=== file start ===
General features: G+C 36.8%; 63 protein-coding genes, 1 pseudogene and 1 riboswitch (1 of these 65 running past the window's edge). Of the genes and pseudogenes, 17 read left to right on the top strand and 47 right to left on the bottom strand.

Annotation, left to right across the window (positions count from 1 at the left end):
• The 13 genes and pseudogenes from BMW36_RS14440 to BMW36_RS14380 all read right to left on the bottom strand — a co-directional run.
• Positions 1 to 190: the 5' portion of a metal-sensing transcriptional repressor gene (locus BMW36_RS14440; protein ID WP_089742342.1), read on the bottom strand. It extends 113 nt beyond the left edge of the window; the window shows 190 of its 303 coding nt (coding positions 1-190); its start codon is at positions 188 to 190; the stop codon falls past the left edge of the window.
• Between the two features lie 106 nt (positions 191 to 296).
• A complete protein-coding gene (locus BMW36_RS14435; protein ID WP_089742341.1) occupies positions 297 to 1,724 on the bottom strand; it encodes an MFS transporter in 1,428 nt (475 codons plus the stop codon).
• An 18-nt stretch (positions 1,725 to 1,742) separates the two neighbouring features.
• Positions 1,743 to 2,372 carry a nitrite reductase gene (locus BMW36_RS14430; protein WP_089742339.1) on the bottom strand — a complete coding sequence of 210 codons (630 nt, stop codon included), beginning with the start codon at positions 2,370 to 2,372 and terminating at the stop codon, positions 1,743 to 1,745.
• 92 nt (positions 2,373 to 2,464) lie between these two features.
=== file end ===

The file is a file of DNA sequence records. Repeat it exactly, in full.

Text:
General features: G+C 36.8%; 63 protein-coding genes, 1 pseudogene and 1 riboswitch (1 of these 65 running past the window's edge). Of the genes and pseudogenes, 17 read left to right on the top strand and 47 right to left on the bottom strand.

Annotation, left to right across the window (positions count from 1 at the left end):
• The 13 genes and pseudogenes from BMW36_RS14440 to BMW36_RS14380 all read right to left on the bottom strand — a co-directional run.
• Positions 1 to 190: the 5' portion of a metal-sensing transcriptional repressor gene (locus BMW36_RS14440; protein ID WP_089742342.1), read on the bottom strand. It extends 113 nt beyond the left edge of the window; the window shows 190 of its 303 coding nt (coding positions 1-190); its start codon is at positions 188 to 190; the stop codon falls past the left edge of the window.
• Between the two features lie 106 nt (positions 191 to 296).
• A complete protein-coding gene (locus BMW36_RS14435; protein ID WP_089742341.1) occupies positions 297 to 1,724 on the bottom strand; it encodes an MFS transporter in 1,428 nt (475 codons plus the stop codon).
• An 18-nt stretch (positions 1,725 to 1,742) separates the two neighbouring features.
• Positions 1,743 to 2,372 carry a nitrite reductase gene (locus BMW36_RS14430; protein WP_089742339.1) on the bottom strand — a complete coding sequence of 210 codons (630 nt, stop codon included), beginning with the start codon at positions 2,370 to 2,372 and terminating at the stop codon, positions 1,743 to 1,745.
• 92 nt (positions 2,373 to 2,464) lie between these two features.